What’s the big deal about Zhou? Ranked fourth in the Foreign Policy Top 100 Global Thinkers report in 2010 and included in Bloomberg’s 50 Most Influential for 2011 and 2012, Zhou has an undergraduate degree in law and a doctorate in economics. But more important than accolades is Zhou’s standing and integrity as the country’s chief banker since 2002. He is a renowned straight-shooter on economic and reform matters which is rare in an opaque system staffed mainly by obsequious bureaucrats and officials. For example, Zhou has been one of the earlier and loudest voices calling for the winding back of capital and opportunity afforded to state-owned-enterprises as far back as the middle of the last decade.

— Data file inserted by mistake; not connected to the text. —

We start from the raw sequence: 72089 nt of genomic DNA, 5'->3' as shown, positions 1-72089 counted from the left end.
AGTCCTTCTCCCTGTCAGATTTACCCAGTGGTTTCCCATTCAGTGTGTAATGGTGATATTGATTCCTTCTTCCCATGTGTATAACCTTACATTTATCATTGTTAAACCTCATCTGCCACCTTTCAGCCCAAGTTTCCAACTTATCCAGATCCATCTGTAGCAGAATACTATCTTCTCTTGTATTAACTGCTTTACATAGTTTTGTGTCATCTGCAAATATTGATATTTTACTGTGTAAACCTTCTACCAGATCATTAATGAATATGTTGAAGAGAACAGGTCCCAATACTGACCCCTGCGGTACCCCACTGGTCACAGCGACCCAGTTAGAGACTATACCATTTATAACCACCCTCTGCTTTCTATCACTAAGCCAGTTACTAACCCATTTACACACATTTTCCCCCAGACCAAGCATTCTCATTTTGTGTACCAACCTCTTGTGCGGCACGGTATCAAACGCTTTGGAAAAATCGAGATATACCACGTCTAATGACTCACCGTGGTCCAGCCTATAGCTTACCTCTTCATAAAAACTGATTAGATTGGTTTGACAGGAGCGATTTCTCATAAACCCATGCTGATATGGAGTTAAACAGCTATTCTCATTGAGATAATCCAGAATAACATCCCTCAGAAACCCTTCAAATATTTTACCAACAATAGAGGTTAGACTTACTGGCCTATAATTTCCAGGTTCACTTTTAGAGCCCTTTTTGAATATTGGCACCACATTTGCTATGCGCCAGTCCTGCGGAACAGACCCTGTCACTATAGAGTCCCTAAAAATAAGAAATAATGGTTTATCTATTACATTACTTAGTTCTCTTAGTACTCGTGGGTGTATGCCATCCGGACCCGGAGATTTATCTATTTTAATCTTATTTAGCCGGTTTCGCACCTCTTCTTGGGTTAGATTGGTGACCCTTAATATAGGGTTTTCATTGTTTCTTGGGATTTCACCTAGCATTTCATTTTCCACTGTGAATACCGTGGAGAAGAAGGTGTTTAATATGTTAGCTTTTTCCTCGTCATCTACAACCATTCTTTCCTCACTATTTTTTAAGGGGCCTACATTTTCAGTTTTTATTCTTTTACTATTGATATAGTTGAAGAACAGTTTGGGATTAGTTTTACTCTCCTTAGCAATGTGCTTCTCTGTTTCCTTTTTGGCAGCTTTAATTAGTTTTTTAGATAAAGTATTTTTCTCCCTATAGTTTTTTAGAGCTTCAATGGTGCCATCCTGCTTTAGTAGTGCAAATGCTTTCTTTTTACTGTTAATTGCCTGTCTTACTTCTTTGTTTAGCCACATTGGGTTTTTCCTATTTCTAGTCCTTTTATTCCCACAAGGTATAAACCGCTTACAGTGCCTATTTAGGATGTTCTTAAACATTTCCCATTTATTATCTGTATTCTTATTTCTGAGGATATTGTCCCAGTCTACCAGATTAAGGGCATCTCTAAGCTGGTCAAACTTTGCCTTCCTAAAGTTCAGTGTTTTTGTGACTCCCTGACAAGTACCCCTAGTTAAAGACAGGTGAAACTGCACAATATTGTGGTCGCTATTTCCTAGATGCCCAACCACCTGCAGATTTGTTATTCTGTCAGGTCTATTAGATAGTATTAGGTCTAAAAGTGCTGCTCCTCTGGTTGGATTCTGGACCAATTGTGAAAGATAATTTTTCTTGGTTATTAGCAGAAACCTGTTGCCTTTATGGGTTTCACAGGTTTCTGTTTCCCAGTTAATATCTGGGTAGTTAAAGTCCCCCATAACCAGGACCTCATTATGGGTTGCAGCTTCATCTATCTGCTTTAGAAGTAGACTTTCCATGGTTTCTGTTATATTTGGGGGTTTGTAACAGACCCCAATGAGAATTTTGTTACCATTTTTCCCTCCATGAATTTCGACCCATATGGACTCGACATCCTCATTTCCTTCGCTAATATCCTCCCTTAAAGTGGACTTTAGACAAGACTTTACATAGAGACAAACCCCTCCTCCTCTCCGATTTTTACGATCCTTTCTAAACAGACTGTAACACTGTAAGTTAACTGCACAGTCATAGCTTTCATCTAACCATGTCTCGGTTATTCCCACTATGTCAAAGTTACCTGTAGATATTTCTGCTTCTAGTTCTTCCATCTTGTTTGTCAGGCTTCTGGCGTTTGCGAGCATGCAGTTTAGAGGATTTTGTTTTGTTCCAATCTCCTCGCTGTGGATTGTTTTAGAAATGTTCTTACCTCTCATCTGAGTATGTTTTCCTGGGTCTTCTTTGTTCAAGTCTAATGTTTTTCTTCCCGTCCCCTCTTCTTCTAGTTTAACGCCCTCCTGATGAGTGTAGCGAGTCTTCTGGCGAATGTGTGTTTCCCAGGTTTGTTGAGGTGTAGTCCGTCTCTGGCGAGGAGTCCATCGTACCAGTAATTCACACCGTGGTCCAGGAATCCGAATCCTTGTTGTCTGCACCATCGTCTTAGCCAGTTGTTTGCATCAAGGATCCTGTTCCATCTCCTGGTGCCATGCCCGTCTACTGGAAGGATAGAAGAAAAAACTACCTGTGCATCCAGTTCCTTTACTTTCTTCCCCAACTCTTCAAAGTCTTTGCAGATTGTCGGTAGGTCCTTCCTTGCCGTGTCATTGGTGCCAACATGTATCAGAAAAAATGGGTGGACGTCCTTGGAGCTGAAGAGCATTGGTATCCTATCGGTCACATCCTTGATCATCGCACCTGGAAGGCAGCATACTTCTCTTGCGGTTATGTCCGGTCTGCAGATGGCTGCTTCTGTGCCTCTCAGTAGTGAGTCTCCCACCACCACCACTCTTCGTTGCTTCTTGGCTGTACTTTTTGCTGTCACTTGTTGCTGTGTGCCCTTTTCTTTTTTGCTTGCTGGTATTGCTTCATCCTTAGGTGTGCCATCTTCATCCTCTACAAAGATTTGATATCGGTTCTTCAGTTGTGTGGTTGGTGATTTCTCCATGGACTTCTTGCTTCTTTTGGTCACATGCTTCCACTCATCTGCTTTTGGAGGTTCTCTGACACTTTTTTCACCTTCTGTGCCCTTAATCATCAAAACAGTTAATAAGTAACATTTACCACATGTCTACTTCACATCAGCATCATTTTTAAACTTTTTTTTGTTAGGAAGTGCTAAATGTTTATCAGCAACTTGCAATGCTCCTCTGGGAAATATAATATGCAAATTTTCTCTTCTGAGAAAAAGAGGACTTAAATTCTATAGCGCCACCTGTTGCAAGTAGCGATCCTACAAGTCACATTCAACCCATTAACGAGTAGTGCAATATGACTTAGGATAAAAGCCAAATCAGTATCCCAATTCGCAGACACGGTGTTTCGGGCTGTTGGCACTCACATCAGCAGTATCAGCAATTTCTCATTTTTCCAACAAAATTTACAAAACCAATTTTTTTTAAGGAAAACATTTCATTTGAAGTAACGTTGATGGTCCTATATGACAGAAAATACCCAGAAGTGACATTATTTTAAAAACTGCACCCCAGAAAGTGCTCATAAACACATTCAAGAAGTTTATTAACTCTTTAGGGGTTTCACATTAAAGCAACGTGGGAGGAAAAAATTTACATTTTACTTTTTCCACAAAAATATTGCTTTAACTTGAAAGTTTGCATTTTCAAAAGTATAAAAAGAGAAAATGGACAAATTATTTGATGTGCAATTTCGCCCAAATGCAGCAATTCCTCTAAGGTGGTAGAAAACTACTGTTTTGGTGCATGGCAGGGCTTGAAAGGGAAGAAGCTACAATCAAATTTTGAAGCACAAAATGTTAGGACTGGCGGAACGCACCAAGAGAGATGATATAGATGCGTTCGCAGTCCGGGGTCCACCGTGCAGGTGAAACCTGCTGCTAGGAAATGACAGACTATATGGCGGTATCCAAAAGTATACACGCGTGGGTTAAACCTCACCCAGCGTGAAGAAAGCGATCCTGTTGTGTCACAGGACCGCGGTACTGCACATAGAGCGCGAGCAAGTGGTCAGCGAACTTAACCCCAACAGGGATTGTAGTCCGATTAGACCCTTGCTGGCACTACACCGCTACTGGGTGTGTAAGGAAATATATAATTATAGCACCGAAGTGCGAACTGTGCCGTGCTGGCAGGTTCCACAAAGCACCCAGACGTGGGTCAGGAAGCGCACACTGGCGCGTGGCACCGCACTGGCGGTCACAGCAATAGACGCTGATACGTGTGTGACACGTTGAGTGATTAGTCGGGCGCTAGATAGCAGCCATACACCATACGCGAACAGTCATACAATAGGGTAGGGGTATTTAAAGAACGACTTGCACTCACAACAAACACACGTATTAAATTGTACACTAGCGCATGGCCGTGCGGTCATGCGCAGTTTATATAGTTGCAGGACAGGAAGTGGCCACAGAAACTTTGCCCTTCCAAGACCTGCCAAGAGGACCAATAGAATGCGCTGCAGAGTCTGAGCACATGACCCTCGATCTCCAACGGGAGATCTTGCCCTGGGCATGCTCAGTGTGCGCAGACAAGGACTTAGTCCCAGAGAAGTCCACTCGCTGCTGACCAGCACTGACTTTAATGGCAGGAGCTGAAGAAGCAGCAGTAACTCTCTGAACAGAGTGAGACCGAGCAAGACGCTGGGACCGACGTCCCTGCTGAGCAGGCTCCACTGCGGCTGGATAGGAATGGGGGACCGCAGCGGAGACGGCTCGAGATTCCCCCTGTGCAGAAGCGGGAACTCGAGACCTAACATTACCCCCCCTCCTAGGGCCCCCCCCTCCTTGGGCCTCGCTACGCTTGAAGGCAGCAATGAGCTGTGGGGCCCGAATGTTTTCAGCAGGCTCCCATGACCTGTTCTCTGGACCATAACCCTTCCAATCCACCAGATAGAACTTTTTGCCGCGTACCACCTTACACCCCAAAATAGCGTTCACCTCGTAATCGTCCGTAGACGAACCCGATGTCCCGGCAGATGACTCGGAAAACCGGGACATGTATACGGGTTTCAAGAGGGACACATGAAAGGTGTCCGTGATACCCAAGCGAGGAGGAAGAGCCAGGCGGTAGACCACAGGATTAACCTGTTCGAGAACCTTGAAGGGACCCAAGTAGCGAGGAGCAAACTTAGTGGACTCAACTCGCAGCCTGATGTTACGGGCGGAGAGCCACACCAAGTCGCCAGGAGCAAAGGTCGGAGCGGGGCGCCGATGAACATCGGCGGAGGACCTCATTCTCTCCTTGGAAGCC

The central banker also held little back when he became the highest ranking official warning about the systemic threat to the banking system resulting from hundreds of billions of dollars of loans to local government financial vehicles to invest in the property market from 2009 onwards. With still at least $US1.5 trillion of these loans still outstanding, Zhou’s urging did much to convince senior party officials to rein in the speculative excesses of local governments who became increasingly dependent on proceeds from the property for a significant proportion of its revenue. Although local government loans continue to pose a systemic threat to the country’s banking system, Zhou was one of the few technocrats not asleep at the wheel when the outstanding loan book of Chinese banks expanded by almost 60 per cent from 2009 to 2010.